Strength and control of the lower adominals is best taught with poses like Jathara Parivatarasana which emphasise use of the lower abdominal oblique muscles, rather than crunching exercises that strengthen the front of the body but not the sides or hollowing the belly to engage the Transverse Abdominis.

Some teachers advocate relaxing the butt during bridging poses and this makes students think that they should not use their Gluteus Maximus muscle. This is not useful as bridging poses are vital for strengthening the Gluteus Maximus – the foundation of a pain-free body posture and backbending. Bridging is not simply a counter-pose for abdominal exercise, but an important way to strengthen the glutes that teaches students how to tilt their pelvis backwards in Urdvha Dhanurasana, Bhujangasana, etc. and translates into an ability to push hips forward and tilt the pelvis backwards in poses like Ustrasana. Effective use of the gluteal muscles in bridging happens when students are told to push the knees forwards and prevents the knees from falling outwards, as an alternative to the common practice of engaging Adductor muscles by placing a block or similar prop between the knees and squeezing them together and relaxing the butt.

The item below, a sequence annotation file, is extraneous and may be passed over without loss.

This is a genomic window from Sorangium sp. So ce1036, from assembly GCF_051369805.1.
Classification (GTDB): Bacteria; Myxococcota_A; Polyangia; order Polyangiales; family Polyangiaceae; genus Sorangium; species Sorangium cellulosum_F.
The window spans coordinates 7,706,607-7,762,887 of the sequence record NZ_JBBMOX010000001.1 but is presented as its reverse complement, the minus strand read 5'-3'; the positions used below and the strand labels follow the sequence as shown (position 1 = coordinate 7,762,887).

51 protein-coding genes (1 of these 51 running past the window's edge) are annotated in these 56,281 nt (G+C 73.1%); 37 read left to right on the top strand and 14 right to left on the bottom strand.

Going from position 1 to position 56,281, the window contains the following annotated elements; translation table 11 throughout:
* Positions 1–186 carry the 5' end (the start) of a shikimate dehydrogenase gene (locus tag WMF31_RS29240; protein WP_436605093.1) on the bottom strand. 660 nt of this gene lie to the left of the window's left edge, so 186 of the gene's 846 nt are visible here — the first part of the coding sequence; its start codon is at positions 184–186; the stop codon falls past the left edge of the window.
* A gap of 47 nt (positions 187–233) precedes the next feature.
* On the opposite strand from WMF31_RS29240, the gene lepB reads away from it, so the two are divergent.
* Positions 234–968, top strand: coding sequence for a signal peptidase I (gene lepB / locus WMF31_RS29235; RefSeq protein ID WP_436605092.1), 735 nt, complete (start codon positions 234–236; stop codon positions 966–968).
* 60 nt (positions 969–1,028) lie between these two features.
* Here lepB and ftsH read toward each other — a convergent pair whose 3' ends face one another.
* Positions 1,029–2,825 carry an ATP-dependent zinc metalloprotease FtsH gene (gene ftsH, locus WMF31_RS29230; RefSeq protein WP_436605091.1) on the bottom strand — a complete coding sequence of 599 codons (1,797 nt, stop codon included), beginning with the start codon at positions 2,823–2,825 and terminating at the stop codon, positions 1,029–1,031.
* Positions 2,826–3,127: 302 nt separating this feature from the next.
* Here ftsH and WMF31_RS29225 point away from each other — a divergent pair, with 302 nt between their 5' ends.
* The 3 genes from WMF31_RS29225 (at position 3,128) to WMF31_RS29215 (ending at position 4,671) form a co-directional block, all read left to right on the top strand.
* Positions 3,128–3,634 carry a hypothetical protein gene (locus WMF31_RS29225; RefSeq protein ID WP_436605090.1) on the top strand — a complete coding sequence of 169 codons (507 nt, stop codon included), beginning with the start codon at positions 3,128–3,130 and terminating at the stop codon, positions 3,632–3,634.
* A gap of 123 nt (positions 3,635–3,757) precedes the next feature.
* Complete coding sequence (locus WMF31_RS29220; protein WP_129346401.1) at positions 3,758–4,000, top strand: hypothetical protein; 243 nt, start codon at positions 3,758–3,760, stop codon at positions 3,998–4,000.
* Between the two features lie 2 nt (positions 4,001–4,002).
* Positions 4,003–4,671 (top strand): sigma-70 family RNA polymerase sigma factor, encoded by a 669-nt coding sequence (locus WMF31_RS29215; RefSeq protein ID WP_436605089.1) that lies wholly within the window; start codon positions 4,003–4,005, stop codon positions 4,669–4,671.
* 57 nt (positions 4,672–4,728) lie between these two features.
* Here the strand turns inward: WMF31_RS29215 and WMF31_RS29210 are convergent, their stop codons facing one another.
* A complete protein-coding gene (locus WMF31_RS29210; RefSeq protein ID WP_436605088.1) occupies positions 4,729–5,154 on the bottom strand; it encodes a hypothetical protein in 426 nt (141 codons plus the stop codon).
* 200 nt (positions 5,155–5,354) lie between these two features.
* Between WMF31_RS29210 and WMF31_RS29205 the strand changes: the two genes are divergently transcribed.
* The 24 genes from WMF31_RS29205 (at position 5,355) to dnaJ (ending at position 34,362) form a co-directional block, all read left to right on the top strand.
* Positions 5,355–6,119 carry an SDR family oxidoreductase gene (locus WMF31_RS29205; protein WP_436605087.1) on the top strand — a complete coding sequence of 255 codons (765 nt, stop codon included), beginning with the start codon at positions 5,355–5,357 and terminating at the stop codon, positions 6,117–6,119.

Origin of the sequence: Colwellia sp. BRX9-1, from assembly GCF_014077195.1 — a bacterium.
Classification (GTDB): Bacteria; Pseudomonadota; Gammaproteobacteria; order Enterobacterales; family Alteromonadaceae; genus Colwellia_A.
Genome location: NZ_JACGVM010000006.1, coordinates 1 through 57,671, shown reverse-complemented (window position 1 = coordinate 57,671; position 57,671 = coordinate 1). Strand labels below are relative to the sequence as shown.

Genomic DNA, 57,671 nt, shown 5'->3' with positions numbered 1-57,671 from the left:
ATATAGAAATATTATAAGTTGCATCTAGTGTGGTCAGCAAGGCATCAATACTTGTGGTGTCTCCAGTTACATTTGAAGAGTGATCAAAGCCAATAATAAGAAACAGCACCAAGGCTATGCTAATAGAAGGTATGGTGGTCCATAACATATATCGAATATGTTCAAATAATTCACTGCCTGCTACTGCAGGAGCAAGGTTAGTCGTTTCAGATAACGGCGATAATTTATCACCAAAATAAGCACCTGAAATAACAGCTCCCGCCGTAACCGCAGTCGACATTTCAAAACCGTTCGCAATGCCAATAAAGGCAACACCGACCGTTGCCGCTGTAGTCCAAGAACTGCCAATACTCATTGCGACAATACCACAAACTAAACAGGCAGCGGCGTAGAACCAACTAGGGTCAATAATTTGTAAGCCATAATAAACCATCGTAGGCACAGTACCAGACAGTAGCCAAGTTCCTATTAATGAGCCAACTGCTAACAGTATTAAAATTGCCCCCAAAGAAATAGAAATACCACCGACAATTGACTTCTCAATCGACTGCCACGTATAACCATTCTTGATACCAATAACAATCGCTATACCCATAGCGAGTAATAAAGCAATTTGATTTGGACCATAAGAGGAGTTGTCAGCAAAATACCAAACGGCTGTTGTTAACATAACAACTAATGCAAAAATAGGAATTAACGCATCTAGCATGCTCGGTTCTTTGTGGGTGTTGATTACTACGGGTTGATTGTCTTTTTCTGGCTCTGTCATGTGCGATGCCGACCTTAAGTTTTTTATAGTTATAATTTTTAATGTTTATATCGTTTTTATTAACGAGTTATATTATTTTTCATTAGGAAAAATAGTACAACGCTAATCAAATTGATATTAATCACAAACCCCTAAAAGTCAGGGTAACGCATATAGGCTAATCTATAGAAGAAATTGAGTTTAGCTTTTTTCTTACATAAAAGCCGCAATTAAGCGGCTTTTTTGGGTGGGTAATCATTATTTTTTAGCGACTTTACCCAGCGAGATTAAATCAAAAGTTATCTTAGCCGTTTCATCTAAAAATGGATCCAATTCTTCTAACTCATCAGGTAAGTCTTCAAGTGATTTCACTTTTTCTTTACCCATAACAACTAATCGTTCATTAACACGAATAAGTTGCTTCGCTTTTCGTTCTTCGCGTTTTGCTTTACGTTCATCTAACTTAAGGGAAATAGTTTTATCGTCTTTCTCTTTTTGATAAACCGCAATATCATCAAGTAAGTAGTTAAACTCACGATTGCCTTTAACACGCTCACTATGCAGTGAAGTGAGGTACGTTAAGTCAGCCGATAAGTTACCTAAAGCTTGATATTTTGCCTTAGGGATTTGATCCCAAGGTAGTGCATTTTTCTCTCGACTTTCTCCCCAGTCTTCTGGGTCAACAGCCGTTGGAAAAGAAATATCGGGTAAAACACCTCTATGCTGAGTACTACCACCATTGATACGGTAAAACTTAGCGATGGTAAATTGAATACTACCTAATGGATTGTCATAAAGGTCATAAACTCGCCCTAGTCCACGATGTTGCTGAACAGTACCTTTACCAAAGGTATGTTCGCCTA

Hamstring pain during bridging is a clear indication that the Glutes are not functioning correctly and people who experience pain are very likely to strain or tear a hamstring if they don’t address the problem. Lower back pain occurs in both bridging and back-bending if the Glutes are not used together with the lower abdominals to tilt the pelvis backwards over the heads of the Femurs and prevent force being directed into the lumbar spine. Sacral nutation (forward and downward movement) must occur in backbending and is achieved by contracting the muscles of the pelvic floor, Gluteus Maximus and abdominal obliques. The focus should be on bringing the pubic bone towards the head, rather than on pushing the tailbone between the legs. The butt should be relaxed only when backbends are taken deeper – as in Kapotasana – which requires internal rotation of the thighs as the back-bend deepens because pelvic support and stabilisation needs to move from the back to the front of the body in extreme backbends.

Reading sources:

De Franca 1996, Pelvic Locomotor Dysfunction
Lee, 1999, The Pelvic Girdle